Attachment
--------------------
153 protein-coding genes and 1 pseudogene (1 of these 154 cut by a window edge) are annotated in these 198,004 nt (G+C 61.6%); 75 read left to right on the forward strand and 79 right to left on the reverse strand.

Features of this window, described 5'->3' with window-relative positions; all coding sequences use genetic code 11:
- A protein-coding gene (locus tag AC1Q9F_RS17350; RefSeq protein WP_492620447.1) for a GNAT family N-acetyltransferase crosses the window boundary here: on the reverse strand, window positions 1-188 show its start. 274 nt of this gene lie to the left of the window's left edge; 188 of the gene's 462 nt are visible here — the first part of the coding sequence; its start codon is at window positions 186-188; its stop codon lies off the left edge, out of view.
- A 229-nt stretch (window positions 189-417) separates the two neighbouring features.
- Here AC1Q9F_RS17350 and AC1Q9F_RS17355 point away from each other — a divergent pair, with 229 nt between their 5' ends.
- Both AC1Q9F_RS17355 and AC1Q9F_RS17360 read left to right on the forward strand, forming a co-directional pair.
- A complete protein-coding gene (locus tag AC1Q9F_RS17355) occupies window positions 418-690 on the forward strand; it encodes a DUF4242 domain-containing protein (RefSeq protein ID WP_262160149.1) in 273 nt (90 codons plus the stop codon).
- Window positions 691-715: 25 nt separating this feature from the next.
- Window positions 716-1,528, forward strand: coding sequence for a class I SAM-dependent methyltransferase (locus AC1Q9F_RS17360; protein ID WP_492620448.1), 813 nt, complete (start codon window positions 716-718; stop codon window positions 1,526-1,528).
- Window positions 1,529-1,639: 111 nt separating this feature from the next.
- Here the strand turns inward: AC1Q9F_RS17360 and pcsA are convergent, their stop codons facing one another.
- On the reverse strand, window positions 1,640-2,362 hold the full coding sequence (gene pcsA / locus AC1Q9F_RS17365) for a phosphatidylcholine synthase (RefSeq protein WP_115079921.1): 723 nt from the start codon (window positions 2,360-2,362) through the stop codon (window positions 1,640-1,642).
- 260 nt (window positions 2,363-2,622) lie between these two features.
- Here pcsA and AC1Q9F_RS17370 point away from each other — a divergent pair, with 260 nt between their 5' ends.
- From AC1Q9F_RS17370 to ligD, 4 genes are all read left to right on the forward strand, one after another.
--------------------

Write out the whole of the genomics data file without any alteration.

153 protein-coding genes and 1 pseudogene (1 of these 154 cut by a window edge) are annotated in these 198,004 nt (G+C 61.6%); 75 read left to right on the forward strand and 79 right to left on the reverse strand.

Features of this window, described 5'->3' with window-relative positions; all coding sequences use genetic code 11:
- A protein-coding gene (locus tag AC1Q9F_RS17350; RefSeq protein WP_492620447.1) for a GNAT family N-acetyltransferase crosses the window boundary here: on the reverse strand, window positions 1-188 show its start. 274 nt of this gene lie to the left of the window's left edge; 188 of the gene's 462 nt are visible here — the first part of the coding sequence; its start codon is at window positions 186-188; its stop codon lies off the left edge, out of view.
- A 229-nt stretch (window positions 189-417) separates the two neighbouring features.
- Here AC1Q9F_RS17350 and AC1Q9F_RS17355 point away from each other — a divergent pair, with 229 nt between their 5' ends.
- Both AC1Q9F_RS17355 and AC1Q9F_RS17360 read left to right on the forward strand, forming a co-directional pair.
- A complete protein-coding gene (locus tag AC1Q9F_RS17355) occupies window positions 418-690 on the forward strand; it encodes a DUF4242 domain-containing protein (RefSeq protein ID WP_262160149.1) in 273 nt (90 codons plus the stop codon).
- Window positions 691-715: 25 nt separating this feature from the next.
- Window positions 716-1,528, forward strand: coding sequence for a class I SAM-dependent methyltransferase (locus AC1Q9F_RS17360; protein ID WP_492620448.1), 813 nt, complete (start codon window positions 716-718; stop codon window positions 1,526-1,528).
- Window positions 1,529-1,639: 111 nt separating this feature from the next.
- Here the strand turns inward: AC1Q9F_RS17360 and pcsA are convergent, their stop codons facing one another.
- On the reverse strand, window positions 1,640-2,362 hold the full coding sequence (gene pcsA / locus AC1Q9F_RS17365) for a phosphatidylcholine synthase (RefSeq protein WP_115079921.1): 723 nt from the start codon (window positions 2,360-2,362) through the stop codon (window positions 1,640-1,642).
- 260 nt (window positions 2,363-2,622) lie between these two features.
- Here pcsA and AC1Q9F_RS17370 point away from each other — a divergent pair, with 260 nt between their 5' ends.
- From AC1Q9F_RS17370 to ligD, 4 genes are all read left to right on the forward strand, one after another.